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Digitization is coming to mainstream banking services, with internet companies like ANT Financial and TencentTCEHY leading the way in China.

MyBank, launched by ANT Financial, is an online bank focused on providing inclusive and innovative financial solutions for small and micro enterprises. Since its inception in 2015, MyBank has facilitated loans online to more than 10 million borrowers, capturing 14% of the 73 million SME market in China and giving ANT an early mover advantage in understanding their lending needs and credit profiles.

Thanks to AI technology, MyBank was the first in China to introduce the “310 Model”: a loan application that takes 3 minutes, an approval in 1 minute or less, with 0 human intervention. ANT is opening this AI platform to 1,000 other Chinese financial institutions, extending its credit offerings to an additional 30 million potential customers.

In contrast, Tencent’s WeBank is focusing on personal and auto loans. WeBank has facilitated US $133 billion in loans to ~12 million consumers. It has embedded micro loan products in its WeChat messaging platform, an important customer acquisition channel, allowing it to operate virtually at costs much lower than those of the bricks and mortar competition.

4. Collaborative Robot Roundup: Tailwinds, Jobs, Cost Declines, and Disruption 

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Tailwinds

This week two stories highlighted more tailwinds behind collaborative robots in the hospitality industry. The New York Times reported that as of July 1, the minimum wage in San Francisco will go up to $15 per hour. Restaurants in SF already had been shifting responsibilities to diners, but now an employee at minimum wage will make an annual salary equal to the cost of a low end collaborative robot, giving restaurants another push to automate. In other news supporting the move to automation, the Wall Street Journal reported a record high 844,000 unfilled jobs in the hospitality industry in the U.S.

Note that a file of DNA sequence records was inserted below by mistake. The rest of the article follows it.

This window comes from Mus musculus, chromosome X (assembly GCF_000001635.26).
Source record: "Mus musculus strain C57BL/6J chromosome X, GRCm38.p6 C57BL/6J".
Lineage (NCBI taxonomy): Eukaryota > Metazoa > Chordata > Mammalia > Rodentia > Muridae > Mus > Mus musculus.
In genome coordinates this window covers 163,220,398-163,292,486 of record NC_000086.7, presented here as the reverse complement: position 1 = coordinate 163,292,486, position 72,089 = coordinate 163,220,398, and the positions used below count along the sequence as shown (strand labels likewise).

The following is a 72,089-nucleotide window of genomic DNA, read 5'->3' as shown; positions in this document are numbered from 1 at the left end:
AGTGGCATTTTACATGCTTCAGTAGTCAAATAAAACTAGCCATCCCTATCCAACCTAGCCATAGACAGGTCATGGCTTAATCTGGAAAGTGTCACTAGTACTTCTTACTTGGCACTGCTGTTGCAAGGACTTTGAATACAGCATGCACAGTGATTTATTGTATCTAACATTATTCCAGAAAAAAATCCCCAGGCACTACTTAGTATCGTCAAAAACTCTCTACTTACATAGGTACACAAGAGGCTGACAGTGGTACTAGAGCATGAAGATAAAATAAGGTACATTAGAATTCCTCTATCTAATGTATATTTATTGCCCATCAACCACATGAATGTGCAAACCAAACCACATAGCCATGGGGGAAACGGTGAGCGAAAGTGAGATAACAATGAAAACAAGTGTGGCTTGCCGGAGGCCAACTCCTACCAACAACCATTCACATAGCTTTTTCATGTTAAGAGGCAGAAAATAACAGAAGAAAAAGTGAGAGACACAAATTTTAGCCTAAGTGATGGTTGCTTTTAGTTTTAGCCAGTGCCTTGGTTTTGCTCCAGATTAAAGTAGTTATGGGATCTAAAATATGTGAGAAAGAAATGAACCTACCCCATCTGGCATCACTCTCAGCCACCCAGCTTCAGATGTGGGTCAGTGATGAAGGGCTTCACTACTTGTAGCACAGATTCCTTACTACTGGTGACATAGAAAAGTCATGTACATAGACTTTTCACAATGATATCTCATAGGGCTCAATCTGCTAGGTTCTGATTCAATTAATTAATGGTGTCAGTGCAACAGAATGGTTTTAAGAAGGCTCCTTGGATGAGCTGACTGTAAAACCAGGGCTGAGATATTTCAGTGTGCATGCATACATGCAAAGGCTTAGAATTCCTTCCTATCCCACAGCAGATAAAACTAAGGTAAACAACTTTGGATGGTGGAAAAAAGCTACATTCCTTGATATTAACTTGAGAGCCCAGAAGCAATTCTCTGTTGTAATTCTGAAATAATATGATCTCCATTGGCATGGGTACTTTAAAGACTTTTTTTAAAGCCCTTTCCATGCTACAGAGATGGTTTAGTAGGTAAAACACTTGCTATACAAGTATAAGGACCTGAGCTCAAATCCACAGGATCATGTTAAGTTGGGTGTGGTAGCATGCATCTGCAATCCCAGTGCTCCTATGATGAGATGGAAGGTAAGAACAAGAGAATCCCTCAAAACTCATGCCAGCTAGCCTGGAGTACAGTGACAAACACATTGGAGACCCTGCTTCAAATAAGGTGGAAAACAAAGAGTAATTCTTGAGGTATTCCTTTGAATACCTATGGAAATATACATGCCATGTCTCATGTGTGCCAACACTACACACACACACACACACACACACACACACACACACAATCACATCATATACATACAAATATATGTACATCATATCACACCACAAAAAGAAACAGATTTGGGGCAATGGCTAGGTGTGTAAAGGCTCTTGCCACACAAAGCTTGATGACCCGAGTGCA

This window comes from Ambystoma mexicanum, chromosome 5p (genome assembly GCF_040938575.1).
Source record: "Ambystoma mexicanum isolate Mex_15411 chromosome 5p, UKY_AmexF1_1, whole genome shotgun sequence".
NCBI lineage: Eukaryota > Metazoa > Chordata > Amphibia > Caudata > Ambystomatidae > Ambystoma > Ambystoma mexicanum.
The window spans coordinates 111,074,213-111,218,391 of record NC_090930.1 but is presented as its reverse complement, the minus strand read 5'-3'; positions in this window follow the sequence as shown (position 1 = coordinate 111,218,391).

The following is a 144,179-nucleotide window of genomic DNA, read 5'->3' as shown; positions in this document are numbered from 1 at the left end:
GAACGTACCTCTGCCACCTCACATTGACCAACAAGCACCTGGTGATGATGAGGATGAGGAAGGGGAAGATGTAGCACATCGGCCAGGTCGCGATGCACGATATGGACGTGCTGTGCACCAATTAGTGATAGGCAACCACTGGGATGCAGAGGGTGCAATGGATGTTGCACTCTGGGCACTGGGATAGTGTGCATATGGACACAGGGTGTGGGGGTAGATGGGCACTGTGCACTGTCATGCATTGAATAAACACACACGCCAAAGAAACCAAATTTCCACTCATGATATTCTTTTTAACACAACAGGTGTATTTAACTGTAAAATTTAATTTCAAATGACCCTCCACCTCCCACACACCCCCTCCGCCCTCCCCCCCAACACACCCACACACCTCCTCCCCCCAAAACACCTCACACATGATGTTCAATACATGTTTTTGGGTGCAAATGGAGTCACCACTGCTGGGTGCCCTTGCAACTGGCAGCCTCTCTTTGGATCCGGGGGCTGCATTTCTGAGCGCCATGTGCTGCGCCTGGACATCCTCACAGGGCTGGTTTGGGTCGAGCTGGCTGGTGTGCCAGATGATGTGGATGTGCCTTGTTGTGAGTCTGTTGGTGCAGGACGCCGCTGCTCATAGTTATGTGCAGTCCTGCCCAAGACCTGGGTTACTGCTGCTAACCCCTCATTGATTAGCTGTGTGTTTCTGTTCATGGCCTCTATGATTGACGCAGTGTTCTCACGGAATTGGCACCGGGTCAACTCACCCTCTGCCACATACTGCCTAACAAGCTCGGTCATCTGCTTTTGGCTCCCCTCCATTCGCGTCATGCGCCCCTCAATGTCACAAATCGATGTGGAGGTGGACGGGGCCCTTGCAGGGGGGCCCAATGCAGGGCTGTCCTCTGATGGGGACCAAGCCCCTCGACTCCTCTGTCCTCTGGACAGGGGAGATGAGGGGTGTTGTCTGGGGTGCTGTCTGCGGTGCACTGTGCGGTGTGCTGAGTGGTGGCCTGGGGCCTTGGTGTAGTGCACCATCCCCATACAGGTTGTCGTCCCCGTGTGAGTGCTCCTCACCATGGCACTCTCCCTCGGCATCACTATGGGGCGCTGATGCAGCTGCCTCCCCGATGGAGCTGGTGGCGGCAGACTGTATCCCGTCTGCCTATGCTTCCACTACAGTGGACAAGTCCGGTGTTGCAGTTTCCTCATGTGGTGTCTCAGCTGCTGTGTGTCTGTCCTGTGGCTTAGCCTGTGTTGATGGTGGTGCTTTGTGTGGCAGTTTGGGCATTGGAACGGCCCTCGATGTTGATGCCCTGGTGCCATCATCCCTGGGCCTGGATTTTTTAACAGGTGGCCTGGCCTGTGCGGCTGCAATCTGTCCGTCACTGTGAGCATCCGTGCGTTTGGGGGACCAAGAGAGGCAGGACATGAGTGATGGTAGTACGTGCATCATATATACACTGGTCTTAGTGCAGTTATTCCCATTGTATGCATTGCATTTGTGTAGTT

Jobs

Today in the U.S., more than 6.7 million jobs are unfilled, surpassing the number of unemployed people for the first time in the history of the JOLTS survey and highlighting the growing opportunity for collaborative robots. While many fear the rise of robots, the U.S. is operating at a record high level of automation and yet is reporting the highest number of unfilled jobs in its history.

Cost Declines

ARK has researched and reported on robot cost declines in the past, but this week focused more on the impact of cost declines on unit growth in emerging and mature industries. Wright’s Law states that for every cumulative doubling in units produced, costs decline by a fixed percent. Typically misunderstood is the time it takes for a cumulative doubling of production to occur. In a mature industry, each cumulative doubling will take longer and longer, but in emerging industries the time to double unit production can shrink as lower price points open up new markets and turbocharge sales, creating a virtuous cycle and exponential growth.

Disruption

During periods of disruptive innovation, the metrics of performance in an industry change. In the robotics industry, the metrics are changing from precision and the ability to lift weight to the ease of training a collaborative robot.

5. Various Autonomous Vehicles Will Complement Each Other in the Delivery of Groceries

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This week KrogerKR partnered with Nuro, an autonomous van startup, for last-mile grocery delivery. Co-founded by Google self-driving car project alums, Nuro emerged from stealth mode in January but is not alone as Starship Robotics also aims to offer low cost autonomous grocery delivery. Starship robots will travel on sidewalks at a maximum speed of 4 mph, while Nuro vans will motor along public roads, probably both urban and rural, at a maximum speed of 25 mph. ARK estimates that rolling sidewalk robots could cut the cost of home grocery delivery by 90%. Many autonomous vehicle form factors probably will emerge, with vans and sidewalk robots as complementary solutions in a logistics ecosystem that will include flying delivery drones and autonomous delivery trucks.

6. CRISPR Could Enable Cures for Diseases Now Considered Incurable

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In fewer than five years, Clustered Regularly Interspaced Short Palindromic Repeats, or CRISPR genome-editing technology, has taken the scientific community by storm, not only revolutionizing the pace of biological breakthroughs but also promising medicines that cure diseases now considered incurable.

In the coming weeks, ARK will publish a white paper based on original research exploring the significance of CRISPR and the investment opportunities it will create. Until then, please enjoy a primer to assist in understanding DNA, the human genome, and the rise of CRISPR.